Writer: Sarah Gailey / Artist: Pius Bak / Boom! Studios
While I have partook in many horror comics, it’s usually as the secondary modifier of the genre. I gravitate very heavily towards science-fiction horror and fantasy-horror, and often times pure “horror-horror” type of comics are more of a curiosity to me. That said, this week I was intrigued by the provocative title of Eat the Rich (even though given recent news, I think compost the rich is probably the correct course of action when the time comes, but that’s neither here nor there).
The subdued sepia and deep reds of the cover belie the vibrant, almost art-deco style of art. Bak’s pencils and Titov’s colors pop off the page with a retro-adjacent palette. Bright pinks and dark blues juxtaposed against the orange pastel of the sky. Heavy shading that gives the shadows an all consuming type of feel and deep, rich contrasts make it visually compelling.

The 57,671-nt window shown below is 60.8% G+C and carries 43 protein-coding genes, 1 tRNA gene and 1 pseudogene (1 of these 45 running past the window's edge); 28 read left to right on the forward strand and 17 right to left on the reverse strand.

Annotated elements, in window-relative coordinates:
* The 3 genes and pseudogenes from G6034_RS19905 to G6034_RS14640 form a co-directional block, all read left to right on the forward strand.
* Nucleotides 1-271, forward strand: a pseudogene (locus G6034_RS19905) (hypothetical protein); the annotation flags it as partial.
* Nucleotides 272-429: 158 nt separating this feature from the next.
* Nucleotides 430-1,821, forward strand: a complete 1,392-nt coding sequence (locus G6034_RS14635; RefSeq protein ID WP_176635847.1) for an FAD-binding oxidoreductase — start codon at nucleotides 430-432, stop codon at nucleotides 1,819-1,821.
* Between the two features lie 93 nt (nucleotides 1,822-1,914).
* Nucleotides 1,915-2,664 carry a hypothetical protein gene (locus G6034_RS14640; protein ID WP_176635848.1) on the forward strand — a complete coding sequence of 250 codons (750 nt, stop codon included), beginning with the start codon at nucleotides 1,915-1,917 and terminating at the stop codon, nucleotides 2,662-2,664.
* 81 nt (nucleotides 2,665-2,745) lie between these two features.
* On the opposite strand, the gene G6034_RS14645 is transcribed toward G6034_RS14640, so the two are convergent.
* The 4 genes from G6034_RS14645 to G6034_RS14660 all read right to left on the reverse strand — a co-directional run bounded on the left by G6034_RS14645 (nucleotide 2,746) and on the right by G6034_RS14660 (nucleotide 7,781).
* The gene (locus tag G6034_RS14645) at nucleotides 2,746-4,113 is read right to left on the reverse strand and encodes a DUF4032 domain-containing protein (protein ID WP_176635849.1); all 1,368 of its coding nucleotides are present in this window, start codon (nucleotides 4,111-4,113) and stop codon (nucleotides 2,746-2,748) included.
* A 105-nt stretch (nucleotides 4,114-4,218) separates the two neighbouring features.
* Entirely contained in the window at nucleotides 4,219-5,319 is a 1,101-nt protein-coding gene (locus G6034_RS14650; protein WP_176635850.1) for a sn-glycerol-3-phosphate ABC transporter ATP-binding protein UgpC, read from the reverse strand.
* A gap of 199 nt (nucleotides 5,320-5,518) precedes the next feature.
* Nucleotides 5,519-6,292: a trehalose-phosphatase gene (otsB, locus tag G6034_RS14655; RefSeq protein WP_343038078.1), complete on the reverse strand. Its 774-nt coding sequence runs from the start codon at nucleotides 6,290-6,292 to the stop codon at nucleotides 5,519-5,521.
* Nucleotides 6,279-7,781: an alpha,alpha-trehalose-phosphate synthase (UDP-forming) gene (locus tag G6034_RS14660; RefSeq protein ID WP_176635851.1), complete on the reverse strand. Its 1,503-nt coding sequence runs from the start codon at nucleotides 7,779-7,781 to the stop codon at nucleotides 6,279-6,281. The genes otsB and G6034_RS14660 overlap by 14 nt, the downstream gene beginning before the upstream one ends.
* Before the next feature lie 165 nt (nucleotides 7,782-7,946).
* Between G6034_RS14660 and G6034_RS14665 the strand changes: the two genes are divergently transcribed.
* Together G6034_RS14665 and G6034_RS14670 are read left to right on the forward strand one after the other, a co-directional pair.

And Gailey’s story channels this energy with its premise: Joey is going on a trip with her boyfriend, the could-ever-be-a-trust-fund-kid’s name Astor, to meet his parent at a fancy beach house, and generalized anxiety of both parties aside, there also seems to be something more sinister a foot. Gailey’s introduction is a familiar set up for even casual horror fans, and the slow revelation of the more horrific things to come play out well. The “twist” is not a true twist given how telegraphed everything is, but the tension is there and palpable.
I like Joey’s character a lot and already fear for her given that I have an innate distrust of rich white folks taking their partners to remote locations, but Gailey and Bak make her very likeable and amiable and instill a strong sense of character that make me at least somewhat vested in seeing how this all plays out.
Eat the Rich #1 is fun through and through, and I’m interested to see what we’ll see on the first page of the second issue. Gailey, Bak, Titov, and Rae have a very cohesive project that hits all the right notes to keep my curiosity in this horror series piqued.
8.4 “Binder Clips” out of 10